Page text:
Wednesday, September 2, 2015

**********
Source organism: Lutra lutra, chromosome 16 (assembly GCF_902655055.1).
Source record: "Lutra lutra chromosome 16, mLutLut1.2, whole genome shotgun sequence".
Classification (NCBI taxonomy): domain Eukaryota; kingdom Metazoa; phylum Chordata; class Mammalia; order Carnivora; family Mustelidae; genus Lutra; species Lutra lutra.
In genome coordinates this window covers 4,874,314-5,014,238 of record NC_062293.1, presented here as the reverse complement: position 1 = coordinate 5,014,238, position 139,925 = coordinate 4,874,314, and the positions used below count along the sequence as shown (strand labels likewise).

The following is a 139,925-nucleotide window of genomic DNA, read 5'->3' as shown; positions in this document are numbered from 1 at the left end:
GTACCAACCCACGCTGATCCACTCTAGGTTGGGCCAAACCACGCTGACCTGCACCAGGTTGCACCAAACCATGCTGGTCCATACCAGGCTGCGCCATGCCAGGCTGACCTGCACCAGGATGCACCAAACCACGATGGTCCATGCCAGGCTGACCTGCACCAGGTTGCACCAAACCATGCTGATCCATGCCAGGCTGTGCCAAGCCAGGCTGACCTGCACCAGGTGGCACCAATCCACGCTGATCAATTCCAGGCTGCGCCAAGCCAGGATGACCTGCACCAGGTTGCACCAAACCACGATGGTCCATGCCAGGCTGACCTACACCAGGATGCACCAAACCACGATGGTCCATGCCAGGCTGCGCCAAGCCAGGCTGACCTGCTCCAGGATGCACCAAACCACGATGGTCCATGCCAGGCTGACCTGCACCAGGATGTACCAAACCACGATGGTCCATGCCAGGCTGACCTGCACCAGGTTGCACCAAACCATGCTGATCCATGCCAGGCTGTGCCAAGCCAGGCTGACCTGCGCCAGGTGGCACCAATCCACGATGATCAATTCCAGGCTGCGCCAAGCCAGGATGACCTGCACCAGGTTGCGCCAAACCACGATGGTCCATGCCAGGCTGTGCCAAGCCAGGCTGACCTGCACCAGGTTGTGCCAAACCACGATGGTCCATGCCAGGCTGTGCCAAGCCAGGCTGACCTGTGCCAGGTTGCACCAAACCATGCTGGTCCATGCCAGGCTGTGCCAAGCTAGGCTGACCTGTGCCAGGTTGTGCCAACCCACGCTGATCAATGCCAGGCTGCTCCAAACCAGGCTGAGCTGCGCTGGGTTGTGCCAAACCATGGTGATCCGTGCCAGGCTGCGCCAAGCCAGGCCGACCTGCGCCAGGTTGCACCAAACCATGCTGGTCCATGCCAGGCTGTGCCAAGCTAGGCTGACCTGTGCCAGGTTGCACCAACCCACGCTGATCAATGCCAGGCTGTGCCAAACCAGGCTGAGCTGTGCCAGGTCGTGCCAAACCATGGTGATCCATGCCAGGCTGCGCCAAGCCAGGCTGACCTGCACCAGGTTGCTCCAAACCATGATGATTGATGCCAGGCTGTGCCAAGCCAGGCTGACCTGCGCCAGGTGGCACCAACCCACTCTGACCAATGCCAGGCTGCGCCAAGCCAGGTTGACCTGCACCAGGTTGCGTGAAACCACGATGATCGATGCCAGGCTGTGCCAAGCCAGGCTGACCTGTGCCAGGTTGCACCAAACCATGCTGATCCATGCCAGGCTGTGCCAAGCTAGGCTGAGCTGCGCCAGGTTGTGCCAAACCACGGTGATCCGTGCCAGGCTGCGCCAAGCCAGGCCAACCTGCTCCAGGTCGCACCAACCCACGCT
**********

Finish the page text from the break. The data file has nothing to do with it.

Returning from Stingray Swamp Flora Reserve (which backs onto Penrose State Forest and is a good 30 minute walk from the junction of Old Argle and Ferndale Roads in Bundanoon) the other day, the crunching and snapping of distant trees caught my ear. I padded slowly through rugged open eucalyptus woodland to a patch of casuarinas to see what the source of the racket was. I thought I was hearing feeding Glossy Black-cockatoos. How right I was! A male and two females were gnawing dead and live timber and snapping she-oak seedpods. I was thrilled to see them. I'd forgotten how staggeringly arresting the red in their tails is when the birds are in flight. It was terrific to see the females allopreening (underwings, tails, sides etc.) and the male clamber over one of the feeding females when on his way to seize more seedpods. Now and then they emitted their Red-tailed Black-cockatoo-like wails. I have seen GBCs on very few occasions in my life. I was blessed to have thirty-five captivating minutes with this trio. They were not concerned by my presence. According to the NSW Government's E&H division, GBCs are listed as Vulnerable, meaning that they may become extinct in this state in the medium-term future if we don't preserve the precious woodlands they require. We have to stick up for these quirky, charming characters of the Aussie bush. LJ, September 2 2015.

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